The most significant milestone for NWR during the year was the final approval for the development of the Dębieńsko Mine. This is a 190 million tonnes hard coal deposit (7/8 coking coal and 1/8 thermal coal) in southern Poland over which a Polish subsidiary of NWR has a 50-year mining license. We have assembled an international team to deliver the project and I am pleased to report that we have broken ground and commenced excavation works on site. In 2012, we will invest around EUR 40–50 million as we work towards bringing the mine to production in 2017.
Looking further into new production opportunities, we announced our intention to explore the 1.5 billion tonnes hard coal resource at the Frenštát Mine in the Czech Republic.
Reincorporation in the United Kingdom
The reincorporation of NWR in the United Kingdom and subsequent inclusion in the FTSE 250 and FTSE 350 Mining indices has increased our visibility amongst the international investment community, to whom NWR represents an opportunity to gain exposure to both the global as well as regional hard coal growth phenomena.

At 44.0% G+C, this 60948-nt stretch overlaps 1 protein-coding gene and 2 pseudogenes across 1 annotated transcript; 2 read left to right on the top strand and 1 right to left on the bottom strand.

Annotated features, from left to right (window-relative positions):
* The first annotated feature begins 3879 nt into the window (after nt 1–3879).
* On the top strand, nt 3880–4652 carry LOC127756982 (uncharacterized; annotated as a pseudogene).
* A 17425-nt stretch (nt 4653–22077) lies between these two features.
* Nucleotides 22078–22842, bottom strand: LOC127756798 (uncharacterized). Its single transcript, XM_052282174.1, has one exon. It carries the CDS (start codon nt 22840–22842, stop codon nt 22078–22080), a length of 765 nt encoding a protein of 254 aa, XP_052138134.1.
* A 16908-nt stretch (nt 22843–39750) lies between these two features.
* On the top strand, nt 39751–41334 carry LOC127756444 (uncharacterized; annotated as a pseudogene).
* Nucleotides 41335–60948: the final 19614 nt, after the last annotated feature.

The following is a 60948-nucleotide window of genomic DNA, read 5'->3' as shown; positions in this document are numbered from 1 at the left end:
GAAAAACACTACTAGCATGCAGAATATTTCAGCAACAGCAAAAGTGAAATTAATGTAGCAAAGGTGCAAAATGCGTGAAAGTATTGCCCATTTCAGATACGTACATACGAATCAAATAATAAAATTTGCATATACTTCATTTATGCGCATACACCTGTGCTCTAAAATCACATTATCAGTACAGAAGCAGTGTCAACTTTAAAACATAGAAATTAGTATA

Concerns about global economic growth in the second half of the year affected the year end environment for our customers. The slackening in actual demand for steel was significantly compounded by fears of a weak macroeconomic environment in 2012. This came after strong coking coal prices for much of the year, with car production in the region performing well. The long-term case for a strong steel sector in the Central and Eastern Europe remains intact.